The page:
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Never Unfriended: When Imperfection Becomes a Gift

I had it all planned. When the guests would arrive, how I wanted my heart to feel when they got here, and what I needed to do beforehand. Determined not to become the “frazzled friend” that comes out in me when I host a gathering at my house, I banned myself from Pinterest and my desire for perfect.

I wrote out a timeline and asked a friend if she’d help me host a little girlfriend get-together. Together we would be prepared. Simple appetizers and decor. A few pretty touches. We would get everything ready early, with time to spare and room to breathe. Imagining myself calm and happy when friends arrived, I’d be waiting at the front door ready greet each person.

But all my well-intended plans didn’t go as planned.

A crisis at work kept my husband from helping me get the house clean. Traffic was horrible and my co-host friend got stuck on the other side of town, unable to come early to help me with setup. I was on my own, with three hungry kids piling into the kitchen asking when dad would be home to take them out for pizza.

I was not calm. I was not happy. Things weren’t getting done and I felt myself coming undone.

The kitchen was a mess. Food wasn’t ready. And just as friends started arriving, my son told me our computer wasn’t compatible with our television, which meant streaming videos (a highly anticipated part of our evening) wasn’t going to work.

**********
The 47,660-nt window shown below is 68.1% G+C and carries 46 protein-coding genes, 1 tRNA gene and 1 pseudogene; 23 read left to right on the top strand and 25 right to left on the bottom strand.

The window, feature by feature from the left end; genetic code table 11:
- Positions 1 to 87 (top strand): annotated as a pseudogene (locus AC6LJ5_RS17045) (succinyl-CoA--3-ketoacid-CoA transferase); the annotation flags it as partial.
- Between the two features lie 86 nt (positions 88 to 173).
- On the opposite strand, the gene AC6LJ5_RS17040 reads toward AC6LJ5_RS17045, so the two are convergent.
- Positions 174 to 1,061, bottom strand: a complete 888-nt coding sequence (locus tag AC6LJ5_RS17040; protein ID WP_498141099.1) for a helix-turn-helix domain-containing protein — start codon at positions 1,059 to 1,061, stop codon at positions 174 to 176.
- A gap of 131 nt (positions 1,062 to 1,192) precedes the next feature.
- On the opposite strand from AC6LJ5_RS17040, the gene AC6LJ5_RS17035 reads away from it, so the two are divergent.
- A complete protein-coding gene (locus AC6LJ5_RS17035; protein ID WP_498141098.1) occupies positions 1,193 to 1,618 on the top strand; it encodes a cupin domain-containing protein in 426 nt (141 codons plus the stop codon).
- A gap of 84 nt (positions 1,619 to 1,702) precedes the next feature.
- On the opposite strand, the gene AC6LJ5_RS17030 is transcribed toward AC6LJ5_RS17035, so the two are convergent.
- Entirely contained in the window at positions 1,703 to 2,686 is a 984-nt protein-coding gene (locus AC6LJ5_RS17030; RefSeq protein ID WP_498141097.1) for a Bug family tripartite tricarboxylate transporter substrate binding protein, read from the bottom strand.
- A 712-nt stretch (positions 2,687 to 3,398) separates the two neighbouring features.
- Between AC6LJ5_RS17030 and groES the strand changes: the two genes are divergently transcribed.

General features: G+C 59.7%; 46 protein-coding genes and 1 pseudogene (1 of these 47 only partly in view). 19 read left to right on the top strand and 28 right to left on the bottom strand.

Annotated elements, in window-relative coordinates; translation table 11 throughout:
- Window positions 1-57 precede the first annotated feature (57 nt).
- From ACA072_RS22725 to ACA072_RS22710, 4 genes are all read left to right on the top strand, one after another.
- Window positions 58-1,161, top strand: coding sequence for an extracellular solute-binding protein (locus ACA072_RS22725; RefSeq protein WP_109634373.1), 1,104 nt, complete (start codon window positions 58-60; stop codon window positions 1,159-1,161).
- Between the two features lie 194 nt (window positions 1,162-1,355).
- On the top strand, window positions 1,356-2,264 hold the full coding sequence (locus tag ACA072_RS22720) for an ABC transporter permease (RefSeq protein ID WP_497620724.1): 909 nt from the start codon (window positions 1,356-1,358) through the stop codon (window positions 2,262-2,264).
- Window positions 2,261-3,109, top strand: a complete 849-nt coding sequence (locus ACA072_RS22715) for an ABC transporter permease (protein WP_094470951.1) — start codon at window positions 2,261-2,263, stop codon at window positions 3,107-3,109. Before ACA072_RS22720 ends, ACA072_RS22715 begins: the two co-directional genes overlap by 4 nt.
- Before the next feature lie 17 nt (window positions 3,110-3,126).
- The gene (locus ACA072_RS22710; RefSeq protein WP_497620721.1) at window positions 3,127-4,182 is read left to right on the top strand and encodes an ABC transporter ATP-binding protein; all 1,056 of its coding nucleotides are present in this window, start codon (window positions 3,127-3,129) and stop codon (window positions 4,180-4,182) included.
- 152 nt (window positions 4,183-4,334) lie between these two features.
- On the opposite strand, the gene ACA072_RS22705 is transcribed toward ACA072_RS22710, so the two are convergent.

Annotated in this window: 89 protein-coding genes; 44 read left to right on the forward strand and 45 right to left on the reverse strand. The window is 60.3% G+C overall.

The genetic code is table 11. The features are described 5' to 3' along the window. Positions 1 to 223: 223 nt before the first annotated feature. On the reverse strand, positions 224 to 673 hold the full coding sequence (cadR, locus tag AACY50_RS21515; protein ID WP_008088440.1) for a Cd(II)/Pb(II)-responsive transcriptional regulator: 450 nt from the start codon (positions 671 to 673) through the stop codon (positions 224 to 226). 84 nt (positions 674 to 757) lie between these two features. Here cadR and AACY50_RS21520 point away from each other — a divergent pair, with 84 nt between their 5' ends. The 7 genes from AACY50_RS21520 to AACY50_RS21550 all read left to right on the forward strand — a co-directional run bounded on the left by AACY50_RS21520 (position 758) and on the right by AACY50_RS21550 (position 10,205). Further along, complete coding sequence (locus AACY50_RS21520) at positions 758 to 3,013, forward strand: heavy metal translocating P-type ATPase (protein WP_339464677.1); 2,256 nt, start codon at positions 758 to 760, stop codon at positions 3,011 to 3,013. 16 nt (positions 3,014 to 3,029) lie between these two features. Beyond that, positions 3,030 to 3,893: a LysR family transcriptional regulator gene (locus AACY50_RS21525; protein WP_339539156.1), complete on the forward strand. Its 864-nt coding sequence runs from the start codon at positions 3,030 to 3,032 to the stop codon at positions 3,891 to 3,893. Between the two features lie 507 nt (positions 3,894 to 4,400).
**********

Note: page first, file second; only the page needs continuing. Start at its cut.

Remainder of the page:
Deep disappointment and a slight sense of panic came crashing over me. Why do I even try?  

In her new book, Never Unfriended” my friend Lisa-Jo Baker shares how “no one can make us quite as unsure about ourselves as another woman.” Ugggh. I hate that it’s true, but it was for me that night.

I wanted to have friends over, but insecurities tangled up inside me had convinced my heart I needed to be perfect and created the perfect setting and food so that my friends would want to be there, and maybe want to come back. How crazy is that? But it fell so real and true at the time.

The struggle is real, and I adore Lisa-Jo for writing a whole chapter about creating imperfect times and spaces together, because I needed to read it. She reminds us not to wait for our lives and houses to be perfect, because if we do, we might never let anyone come through the door.

Thankfully I took a deep breath and decided to let my “far-from-perfect” reality crash the party that night, and I learned two beautiful frienship truths:

  • Being present always trumps being perfect. The most important part of gathering some friends that night was to be “with” them. To be present. To create a place to connect and share our hearts, our stories, our lives. That was still possible.
  • Letting friends see my imperfections may be the best gift I can give them. Having a house, food and plans that appear like we have it all-together is not always inspiring; it can be intimidating. As women it’s easy to compare ourselves, our homes, and our party-hosting skills and feel less-than.  Maybe someone needed to see how not-all-together I really am. That night, they go to! 

Everything didn’t go exactly as planned, but what mattered most did. I got to enjoy my friends and they got to enjoy me, and each other. In the end, that’s all that mattered. And before everyone headed home at midnight, we talked about our next get-together. I even offered to host again – as long as they didn’t mind my house being a mess and me possibly being a lil bit frazzled.


In a world where women can unfriend each other with the swipe of a finger, my friend Lisa-Jo Baker is convinced that choosing instead to believe the best about our friends —  is a radical gift.